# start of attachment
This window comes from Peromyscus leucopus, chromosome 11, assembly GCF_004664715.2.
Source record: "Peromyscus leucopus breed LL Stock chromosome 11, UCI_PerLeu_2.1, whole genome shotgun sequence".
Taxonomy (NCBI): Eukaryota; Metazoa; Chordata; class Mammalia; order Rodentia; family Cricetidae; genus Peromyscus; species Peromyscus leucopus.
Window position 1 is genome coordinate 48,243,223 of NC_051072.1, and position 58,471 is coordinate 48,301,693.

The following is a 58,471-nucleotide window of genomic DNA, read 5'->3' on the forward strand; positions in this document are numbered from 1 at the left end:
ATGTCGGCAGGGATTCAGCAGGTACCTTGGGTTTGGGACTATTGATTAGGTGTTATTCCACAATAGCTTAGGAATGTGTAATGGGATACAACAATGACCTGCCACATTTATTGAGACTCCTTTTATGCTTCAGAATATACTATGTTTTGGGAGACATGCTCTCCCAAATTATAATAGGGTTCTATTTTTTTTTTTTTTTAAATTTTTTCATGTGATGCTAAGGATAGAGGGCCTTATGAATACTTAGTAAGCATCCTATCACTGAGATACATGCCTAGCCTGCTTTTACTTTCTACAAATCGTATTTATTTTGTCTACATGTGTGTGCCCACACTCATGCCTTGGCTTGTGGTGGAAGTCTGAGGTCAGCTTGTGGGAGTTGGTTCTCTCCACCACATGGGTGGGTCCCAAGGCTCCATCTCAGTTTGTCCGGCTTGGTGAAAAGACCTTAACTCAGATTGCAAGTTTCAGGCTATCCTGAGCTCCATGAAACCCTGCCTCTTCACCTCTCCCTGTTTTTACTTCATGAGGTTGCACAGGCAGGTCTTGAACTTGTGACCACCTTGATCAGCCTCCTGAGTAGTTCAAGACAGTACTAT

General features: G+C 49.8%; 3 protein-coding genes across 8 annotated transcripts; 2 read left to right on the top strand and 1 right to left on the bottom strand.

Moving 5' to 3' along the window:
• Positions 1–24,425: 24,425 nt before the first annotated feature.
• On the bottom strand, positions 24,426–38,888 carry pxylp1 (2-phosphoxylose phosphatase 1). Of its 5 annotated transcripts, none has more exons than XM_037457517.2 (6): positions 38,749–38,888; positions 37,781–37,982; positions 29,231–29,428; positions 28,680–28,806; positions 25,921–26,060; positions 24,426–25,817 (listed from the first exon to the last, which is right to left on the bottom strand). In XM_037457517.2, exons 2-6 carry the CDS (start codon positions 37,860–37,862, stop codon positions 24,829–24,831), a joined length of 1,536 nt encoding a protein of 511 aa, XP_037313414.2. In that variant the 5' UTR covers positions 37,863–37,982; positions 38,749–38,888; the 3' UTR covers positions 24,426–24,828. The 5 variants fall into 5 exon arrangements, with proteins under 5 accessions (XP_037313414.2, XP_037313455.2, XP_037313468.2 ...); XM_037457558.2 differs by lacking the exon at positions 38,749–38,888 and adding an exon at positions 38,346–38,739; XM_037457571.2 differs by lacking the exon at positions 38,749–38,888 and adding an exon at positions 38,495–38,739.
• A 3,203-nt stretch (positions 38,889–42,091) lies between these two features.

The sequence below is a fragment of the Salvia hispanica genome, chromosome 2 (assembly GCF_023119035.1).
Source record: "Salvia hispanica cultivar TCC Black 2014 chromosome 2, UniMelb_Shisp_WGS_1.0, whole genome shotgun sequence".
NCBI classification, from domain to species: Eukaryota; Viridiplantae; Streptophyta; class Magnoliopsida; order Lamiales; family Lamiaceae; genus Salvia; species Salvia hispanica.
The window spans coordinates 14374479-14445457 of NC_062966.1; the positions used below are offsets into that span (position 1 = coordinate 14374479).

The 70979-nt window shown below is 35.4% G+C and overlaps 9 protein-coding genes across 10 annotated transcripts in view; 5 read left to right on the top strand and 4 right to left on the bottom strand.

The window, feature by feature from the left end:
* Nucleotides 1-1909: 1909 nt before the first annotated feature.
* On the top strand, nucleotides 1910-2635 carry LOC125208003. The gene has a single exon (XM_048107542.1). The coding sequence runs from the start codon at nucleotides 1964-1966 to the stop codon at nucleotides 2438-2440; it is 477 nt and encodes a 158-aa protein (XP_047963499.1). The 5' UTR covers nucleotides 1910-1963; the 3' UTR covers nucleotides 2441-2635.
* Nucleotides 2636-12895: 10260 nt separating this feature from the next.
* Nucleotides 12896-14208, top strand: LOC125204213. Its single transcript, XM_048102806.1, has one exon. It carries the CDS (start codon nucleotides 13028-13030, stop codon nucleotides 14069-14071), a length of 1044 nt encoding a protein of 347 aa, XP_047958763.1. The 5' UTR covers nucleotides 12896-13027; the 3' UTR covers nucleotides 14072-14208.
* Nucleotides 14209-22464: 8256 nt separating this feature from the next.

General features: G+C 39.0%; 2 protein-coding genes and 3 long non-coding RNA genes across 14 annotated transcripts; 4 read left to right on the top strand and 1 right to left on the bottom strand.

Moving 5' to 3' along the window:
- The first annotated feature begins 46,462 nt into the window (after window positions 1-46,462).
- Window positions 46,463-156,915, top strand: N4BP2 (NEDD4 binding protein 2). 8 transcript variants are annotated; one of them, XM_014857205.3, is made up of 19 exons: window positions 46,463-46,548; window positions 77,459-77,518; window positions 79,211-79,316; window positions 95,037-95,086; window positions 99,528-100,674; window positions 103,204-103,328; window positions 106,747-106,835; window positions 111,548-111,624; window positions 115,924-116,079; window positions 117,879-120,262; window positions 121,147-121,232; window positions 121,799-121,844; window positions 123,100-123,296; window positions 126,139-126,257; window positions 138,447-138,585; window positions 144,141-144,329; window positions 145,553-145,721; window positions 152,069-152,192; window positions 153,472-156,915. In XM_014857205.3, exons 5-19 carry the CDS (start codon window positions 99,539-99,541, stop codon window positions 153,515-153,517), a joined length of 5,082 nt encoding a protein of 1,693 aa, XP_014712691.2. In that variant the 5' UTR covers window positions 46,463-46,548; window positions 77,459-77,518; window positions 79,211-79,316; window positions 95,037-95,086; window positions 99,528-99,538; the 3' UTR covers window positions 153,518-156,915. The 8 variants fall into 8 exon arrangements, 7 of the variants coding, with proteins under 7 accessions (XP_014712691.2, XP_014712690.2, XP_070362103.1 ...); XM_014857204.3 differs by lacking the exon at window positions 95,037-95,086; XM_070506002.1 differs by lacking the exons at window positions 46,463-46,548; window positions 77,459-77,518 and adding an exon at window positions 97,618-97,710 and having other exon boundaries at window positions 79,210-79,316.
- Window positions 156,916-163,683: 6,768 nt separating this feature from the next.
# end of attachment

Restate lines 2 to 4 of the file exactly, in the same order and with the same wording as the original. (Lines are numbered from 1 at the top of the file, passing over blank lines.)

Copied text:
Source record: "Peromyscus leucopus breed LL Stock chromosome 11, UCI_PerLeu_2.1, whole genome shotgun sequence".
Taxonomy (NCBI): Eukaryota; Metazoa; Chordata; class Mammalia; order Rodentia; family Cricetidae; genus Peromyscus; species Peromyscus leucopus.
Window position 1 is genome coordinate 48,243,223 of NC_051072.1, and position 58,471 is coordinate 48,301,693.